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Monday, June 30, 2014

A Seashore Curio Necklace

The idea came several years ago from Martha Stewart, but I got a beachy vibe from the project, perfect for the sea glass and shells I've collected over the years, plus other assorted charms and beads:

The first step was drilling holes in the glass and shells, which turned into quite the project itself.  I tried first with my normal drill bits, going slowly and keeping the glass and tip of the drill bit submerged in water, and it took forever -- at least an hour of steady drilling to get a hole in one measly piece.  That caused quite a delay as I researched drilling glass, realized I needed diamond-tipped drill bits, tracked down an affordable source for them, and got distracted by myriad other projects.

A over a year later I tried again, and what a difference the proper tools made!  It still took 10-1 minutes per glass shard (substantially less for the shells), because I didn't want to rush and risk overheating or shattering (one broke anyway), but that was much more manageable.  The results:

The drill bit had a completely flat tip:
 and experts recommended starting the hole with a domed bit, but I was not about to buy another one.  Instead I started drilling at an angle, to create a divot, and then repositioned the drill perpendicular to the surface.  If you look closely, you can see that my inexpert control resulted in a little "etching" on some pieces.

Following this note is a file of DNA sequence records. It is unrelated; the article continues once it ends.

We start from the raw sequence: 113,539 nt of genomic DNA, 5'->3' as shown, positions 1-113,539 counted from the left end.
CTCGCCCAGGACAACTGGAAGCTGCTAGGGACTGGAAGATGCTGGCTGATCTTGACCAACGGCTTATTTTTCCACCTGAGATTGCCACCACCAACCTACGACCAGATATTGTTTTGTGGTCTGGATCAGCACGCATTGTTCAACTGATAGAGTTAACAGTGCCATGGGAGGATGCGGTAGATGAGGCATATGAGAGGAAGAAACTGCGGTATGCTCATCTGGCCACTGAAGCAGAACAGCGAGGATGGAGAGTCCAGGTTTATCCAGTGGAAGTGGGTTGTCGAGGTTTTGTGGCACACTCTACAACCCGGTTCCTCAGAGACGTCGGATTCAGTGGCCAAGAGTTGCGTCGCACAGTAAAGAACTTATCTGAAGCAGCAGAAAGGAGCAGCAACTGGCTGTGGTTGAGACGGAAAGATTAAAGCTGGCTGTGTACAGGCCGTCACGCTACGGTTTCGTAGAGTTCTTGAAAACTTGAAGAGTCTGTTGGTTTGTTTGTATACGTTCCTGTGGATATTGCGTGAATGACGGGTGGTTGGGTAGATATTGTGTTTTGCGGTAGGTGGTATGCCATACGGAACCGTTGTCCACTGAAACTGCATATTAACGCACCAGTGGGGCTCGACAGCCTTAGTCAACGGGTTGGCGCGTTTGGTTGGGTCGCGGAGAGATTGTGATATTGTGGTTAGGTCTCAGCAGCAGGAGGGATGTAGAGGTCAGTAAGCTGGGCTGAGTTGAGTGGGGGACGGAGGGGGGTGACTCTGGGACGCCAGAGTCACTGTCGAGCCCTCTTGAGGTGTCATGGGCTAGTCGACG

Once the drilling was done, I set the project aside again to work on other stuff, and finally picked it up again a few weeks ago.  I cut out a linen crescent and started sewing on in layers glass, shells, beads, charms, fabric doodads, ribbon, buttons, and anything else that struck my fancy:

Once I was happy with the look, I used fabric glue to attach it to a backing piece of linen:
and attached ribbon ties, and frayed the edges as per M.S.  This was a great project to use some of the beach glass and shells I've accumulated, not to mention other charms and beads and even some heshi strands and carved shell birds I bought ages ago and forgot about.

A few favorite details:

This looks like a flip-flop:

Of course, I can't actually wear this necklace, at least not while I'm in proximity to Beadboy3, who's in the grab-everything-and-shove-it-in-his-mouth phase.

Tuesday, June 17, 2014

A is for Assisi Embroidery

For the third letter in my alphabet series, I used my take on Assisi embroidery.

A is a mauvy-pinky-purply color, like a henley shirt I had as a teenager.  That shirt is long gone, but I have a beach towel that's almost the same shade.  I cut out a 2 by 3 inch rectangle from the edge and zigzagged the edges a couple of times, with a variegated quilting thread.

I also stay-stitched the cut-out, so the towel wouldn't unravel.

I then sketched out an A in a blue wash-out marker and started stitching:
Traditionally, in Assisi embroidery the motif is outlined with a back stitch or Holbein stitch, and the background is filled in with cross stitch, but why be traditional?  I used seed and straight stitches to fill in the background, using Caron Collections' Watercolours and Wildflowers threads in African Sunset (so pretty).